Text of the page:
Advice From A Pro On How To Fix America’s Retirement Crisis

Advice From A Pro On How To Fix America’s Retirement Crisis

In an interview with Barron’s, TIAA president and CEO Thasunda Brown Duckett discussed the looming retirement crisis in America, pointing to a $4 trillion retirement income gap that suggests roughly 40% of Americans are at risk of running out of income during retirement. With 30% of Americans over the age of 55 in the current era of record-high inflation, only 23% of Americans have access to a pension plan.

But Duckett is encouraged that there is movement on both sides of the aisle in Congress to address the problem, including policies that would make it easier for businesses of all sizes to give workers access to a retirement plan, and creating auto-enrollment and auto-escalation plans so that workers can start saving early and compound their savings over time. One bill that’s been introduced into Congress, the Lifetime Income for Employees Act, would address some of these issues and give more incentive to employers to offer benefits to plan participants, Duckett told Barron’s. It’s also important for people to educate themselves about risk in their portfolios as they move into their retirement years; in addition to market risk, there are risks like longevity, cognitive decline, and portfolio losses early on in retirement to consider. Though many retirement-plan participants are currently avoiding their portfolios, Duckett encourages them to do so and create a plan of diversification that can help protect against inflation. Though it’s unclear when interest rates will peak, now might be a good time to lock in some of the best rates in over a decade with “higher-quality government, corporate, and municipal bonds.” Meanwhile, growth stocks should combat inflation in the long run, as companies with solid balance sheets are better positioned to withstand volatility.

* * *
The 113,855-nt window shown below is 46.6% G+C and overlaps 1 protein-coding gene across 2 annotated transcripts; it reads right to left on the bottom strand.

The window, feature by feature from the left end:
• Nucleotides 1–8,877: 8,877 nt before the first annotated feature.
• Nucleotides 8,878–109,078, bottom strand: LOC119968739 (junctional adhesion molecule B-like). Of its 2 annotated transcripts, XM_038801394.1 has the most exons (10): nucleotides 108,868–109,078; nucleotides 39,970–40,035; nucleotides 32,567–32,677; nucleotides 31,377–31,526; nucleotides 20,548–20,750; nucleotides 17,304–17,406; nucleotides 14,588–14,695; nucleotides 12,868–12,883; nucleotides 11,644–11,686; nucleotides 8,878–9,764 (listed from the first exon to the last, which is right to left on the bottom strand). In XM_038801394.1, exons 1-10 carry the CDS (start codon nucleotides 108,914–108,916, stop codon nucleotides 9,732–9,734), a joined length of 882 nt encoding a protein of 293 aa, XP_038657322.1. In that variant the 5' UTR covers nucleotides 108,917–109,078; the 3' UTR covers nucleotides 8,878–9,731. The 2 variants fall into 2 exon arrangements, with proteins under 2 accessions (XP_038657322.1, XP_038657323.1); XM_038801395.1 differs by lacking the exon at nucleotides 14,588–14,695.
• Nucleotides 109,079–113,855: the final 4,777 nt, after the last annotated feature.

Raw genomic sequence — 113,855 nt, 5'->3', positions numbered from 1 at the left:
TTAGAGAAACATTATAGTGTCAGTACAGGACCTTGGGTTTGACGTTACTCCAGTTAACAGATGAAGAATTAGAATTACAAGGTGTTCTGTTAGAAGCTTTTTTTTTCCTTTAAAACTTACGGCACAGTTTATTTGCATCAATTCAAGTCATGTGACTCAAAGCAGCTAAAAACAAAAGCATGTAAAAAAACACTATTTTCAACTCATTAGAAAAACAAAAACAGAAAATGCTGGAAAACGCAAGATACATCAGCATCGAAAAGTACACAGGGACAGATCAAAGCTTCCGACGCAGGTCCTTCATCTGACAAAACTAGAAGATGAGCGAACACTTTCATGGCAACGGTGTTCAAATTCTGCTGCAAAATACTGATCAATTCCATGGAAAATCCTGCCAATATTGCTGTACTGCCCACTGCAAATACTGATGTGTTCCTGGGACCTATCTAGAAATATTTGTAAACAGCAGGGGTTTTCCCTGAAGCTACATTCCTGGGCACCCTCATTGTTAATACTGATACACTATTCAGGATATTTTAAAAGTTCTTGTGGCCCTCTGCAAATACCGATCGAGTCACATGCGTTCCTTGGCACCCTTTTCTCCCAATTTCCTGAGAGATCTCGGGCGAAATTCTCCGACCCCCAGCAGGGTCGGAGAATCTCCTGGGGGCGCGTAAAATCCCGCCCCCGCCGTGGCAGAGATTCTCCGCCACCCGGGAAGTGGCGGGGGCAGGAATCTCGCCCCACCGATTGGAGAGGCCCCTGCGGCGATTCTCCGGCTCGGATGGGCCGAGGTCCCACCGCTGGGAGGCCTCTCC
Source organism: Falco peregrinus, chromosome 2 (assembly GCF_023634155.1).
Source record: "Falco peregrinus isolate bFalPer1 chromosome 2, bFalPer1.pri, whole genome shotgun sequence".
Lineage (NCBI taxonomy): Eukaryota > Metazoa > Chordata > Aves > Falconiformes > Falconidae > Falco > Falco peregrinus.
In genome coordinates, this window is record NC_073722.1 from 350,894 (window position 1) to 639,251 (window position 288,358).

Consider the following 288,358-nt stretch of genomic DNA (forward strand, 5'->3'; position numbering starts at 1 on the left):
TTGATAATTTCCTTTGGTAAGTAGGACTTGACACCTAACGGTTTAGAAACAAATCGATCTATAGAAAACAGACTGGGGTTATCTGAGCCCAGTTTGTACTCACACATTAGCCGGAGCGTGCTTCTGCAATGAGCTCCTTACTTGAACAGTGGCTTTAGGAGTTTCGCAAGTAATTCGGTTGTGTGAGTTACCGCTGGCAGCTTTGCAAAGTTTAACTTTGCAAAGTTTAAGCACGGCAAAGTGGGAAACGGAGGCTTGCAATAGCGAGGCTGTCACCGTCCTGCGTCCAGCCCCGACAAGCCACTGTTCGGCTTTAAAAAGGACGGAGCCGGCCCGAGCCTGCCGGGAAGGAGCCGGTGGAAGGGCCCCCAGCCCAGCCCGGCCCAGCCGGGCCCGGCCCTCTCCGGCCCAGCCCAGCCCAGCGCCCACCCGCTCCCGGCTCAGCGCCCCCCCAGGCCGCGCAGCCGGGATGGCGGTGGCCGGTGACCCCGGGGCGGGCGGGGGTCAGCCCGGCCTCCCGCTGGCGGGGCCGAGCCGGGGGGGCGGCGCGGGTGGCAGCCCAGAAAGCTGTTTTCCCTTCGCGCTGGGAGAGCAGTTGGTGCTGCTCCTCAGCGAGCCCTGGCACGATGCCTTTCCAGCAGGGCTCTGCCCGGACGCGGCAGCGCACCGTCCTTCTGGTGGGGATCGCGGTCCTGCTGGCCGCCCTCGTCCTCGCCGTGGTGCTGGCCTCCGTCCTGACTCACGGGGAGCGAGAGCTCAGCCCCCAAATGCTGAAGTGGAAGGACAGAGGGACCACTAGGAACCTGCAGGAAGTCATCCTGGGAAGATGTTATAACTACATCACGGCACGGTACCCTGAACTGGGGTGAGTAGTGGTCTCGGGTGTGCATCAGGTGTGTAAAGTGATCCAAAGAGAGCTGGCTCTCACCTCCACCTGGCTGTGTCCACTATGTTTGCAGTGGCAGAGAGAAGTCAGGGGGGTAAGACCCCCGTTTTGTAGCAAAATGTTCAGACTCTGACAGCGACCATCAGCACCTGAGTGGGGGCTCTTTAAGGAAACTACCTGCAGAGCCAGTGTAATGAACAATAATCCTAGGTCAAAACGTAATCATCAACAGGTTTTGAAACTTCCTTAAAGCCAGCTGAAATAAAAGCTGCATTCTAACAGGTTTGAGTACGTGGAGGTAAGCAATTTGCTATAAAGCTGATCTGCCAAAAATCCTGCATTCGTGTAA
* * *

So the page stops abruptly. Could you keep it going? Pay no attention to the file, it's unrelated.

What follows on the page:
While Duckett predicts a recession is on the horizon, the uncertainty lies in how long and how deep it will be, and while a slowdown might be necessary to tempering inflation, neither the Fed or Wall Street knows the exact policy balance to do that without sending the economy into a steeper decline. At TIAA, they use indicators such as the Manheim Used Car Auction price index and Zillow monthly rent indexes to gauge the consumer-price-inflation data that the Fed utilizes. Rather than looking at inflation alone, they examine what’s driving the inflation, she told Barron’s.

And while TIAA’s focus is on retirement, Duckett is also well aware of the intergenerational wealth transfer that will evolve over the next two decades. Gen Zers and millennials need to be educated so that when that money comes into their possession, “they can do good with it,” she says—including doing better for the Americans who won’t be entitled to that transfer of wealth. That includes making structural changes to eliminate the systemic racism that was often written into laws and policy, which has led to a racial wealth gap of $184,000 for median white families and $23,000 for Black families. As for TIAA, they approach diversity not just by measuring what percentage of their employees are non-white or female, but by looking at where those employees are placed and whether they are moving up the ranks or not.

Duckett, who formerly ran J.P. Morgan’s Chase Consumer Banking division, joined TIAA about a year and a half ago, and is considered one of the most influential women in finance.


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